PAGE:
Guidance on using the US-DOS org identifier


Has anyone used the US-DOS code for referencing US registered corporations? As far as I can see, many US organisations are using US-EIN instead.

A further question to this would be any recommended practice in terms of identifying the state registries.

Picking a random example:

Acme Company: - registered in Delaware.

For using US-DOS would the reference be, for example, US-DOS-DE947909 ?

Hi Steven,

I think it makes more sense for organizations to use US-EIN. I could be wrong, but isn’t US-DOS just an identifier that the US government created for reporting to IATI? I don’t think there is a DOS registry (I’m pretty sure that’s just meant to refer to the Department of State, which is responsible for publishing all USG data to IATI).


HI @laia_grino thanks, that makes sense, although what has thrown me is the description text for US-DOS:

Corporation registration is the responsibility of each state (see link)

…with the link: then talking about corporations (rather than the US government).

As far as I can see, the change log for the non-embedded codelists has not been updated: - so if this US-DOS is a new code, the reasons for it are not linked to…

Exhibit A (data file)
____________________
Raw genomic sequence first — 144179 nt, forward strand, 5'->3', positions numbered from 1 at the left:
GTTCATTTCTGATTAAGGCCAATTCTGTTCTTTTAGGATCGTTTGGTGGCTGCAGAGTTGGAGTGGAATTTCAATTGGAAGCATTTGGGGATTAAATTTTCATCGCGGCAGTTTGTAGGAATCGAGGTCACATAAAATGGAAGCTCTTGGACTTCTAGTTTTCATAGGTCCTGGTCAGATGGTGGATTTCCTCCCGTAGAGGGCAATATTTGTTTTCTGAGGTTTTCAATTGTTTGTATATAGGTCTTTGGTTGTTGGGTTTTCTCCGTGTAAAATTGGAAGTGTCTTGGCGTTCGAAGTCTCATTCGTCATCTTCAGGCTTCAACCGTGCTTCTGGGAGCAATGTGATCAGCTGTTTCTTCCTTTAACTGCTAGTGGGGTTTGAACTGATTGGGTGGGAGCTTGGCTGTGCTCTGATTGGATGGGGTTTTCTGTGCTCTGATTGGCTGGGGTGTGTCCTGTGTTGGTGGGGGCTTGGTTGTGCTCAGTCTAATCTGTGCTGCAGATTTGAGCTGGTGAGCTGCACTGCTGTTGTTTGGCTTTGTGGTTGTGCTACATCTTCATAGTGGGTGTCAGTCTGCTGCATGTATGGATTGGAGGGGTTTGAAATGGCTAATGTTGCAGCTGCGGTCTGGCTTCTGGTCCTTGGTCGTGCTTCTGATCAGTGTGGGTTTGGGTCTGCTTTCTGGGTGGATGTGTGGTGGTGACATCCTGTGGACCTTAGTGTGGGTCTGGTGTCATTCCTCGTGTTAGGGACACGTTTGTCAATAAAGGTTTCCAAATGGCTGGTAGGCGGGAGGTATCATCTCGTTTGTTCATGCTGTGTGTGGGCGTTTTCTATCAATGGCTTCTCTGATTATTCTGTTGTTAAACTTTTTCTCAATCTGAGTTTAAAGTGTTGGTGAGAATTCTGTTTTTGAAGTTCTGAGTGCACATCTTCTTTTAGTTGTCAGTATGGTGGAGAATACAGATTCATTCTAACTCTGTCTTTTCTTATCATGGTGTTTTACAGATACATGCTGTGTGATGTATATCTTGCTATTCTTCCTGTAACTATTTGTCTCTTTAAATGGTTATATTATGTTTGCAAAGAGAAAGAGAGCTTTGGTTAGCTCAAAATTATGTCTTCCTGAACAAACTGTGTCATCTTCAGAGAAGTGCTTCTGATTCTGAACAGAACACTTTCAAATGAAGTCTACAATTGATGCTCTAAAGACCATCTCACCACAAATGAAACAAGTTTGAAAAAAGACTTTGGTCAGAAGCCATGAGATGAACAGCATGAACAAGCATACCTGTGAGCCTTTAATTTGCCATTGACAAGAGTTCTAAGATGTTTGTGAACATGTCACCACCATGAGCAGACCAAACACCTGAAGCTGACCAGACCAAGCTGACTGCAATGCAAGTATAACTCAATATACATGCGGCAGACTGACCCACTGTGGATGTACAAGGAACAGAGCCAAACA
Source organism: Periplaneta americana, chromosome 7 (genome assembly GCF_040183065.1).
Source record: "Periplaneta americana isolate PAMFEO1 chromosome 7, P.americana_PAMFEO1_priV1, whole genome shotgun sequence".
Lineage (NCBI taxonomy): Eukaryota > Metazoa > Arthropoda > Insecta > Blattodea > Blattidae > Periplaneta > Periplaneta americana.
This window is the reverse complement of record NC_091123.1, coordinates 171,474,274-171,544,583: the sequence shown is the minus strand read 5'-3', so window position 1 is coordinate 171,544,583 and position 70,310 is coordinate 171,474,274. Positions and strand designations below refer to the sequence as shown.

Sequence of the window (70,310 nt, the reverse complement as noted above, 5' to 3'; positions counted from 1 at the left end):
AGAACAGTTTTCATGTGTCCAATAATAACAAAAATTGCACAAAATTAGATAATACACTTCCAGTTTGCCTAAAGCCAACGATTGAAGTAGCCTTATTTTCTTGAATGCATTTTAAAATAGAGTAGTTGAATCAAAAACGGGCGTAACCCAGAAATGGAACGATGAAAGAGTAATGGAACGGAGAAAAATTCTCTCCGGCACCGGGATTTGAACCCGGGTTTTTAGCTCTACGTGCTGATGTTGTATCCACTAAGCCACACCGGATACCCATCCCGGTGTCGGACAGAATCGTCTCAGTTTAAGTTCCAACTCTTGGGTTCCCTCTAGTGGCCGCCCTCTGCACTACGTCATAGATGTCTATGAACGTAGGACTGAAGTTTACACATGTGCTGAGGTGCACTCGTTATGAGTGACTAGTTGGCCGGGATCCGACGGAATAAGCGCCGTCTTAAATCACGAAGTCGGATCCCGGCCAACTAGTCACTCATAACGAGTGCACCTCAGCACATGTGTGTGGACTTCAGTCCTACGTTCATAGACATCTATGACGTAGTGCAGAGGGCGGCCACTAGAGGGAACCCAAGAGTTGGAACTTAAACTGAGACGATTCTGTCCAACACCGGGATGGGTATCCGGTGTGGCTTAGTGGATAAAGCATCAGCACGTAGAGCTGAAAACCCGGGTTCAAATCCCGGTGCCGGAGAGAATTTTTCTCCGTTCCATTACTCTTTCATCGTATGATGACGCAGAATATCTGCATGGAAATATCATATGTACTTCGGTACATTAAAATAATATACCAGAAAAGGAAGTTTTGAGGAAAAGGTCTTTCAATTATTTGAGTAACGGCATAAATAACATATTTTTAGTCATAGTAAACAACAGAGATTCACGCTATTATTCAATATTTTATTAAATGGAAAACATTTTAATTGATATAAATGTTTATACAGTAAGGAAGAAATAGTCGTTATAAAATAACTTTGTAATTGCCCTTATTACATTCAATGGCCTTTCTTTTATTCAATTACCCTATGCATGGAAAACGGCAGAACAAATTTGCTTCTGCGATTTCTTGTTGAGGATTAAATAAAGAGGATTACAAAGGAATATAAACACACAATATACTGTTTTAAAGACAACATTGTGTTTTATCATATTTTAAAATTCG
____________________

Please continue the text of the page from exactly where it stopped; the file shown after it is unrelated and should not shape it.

(i’ve created an issue for the non update of the code list at - but this shouldn’t confuse the main subject - using US-DOS!)

Hi Steven

US-DOS is misleading and we should remove it (if it is not being used). The related url on the codelist points to advice on the UK Companies House website which is advising UK companies to approach the US Dept of State. US company registers are maintained at state level but I can’t find any consistent way of referring to them based on state practices.

I think we have three options in referencing company registrations:

  1. Replace US-DOS with, say US-SCR (State company registry) and add state prefix to registration as per Steven’s example - US-SCR-DE947909

  2. Create a separate registration agency code for each state. that properly reflects each’s identity, eg (US-DEDC-947909 = Delaware Division of Corporations) (US-ALSOS-000000 = Alabama Secretary of State)

  3. Use opencorporates as a registration agency. XI-OC-US_DE_947909

Hi @stevieflow – I misspoke. I thought US government was using the US-DOS identifier to publish to IATI, but they’re not – they’re using US-USAGOV (this might have changed recently – I’m pretty sure it used to be US-DOS, as that’s the IATI id we’d been using for the purpose of publishing US govt grants to IATI).

Afraid that’s all the light I can shed on this!

I would suggest a variation of (1) and (2), in which the pattern is:




This assumes their is just one main company registry per-state.

This might be a good issue to put to the joined up data group for insights.

Thanks @laia_grino @bill_anderson @TimDavies

Re: US-DOS - that does seem like it needs a change proposal - should we post this in the relevant forum @bill_anderson ?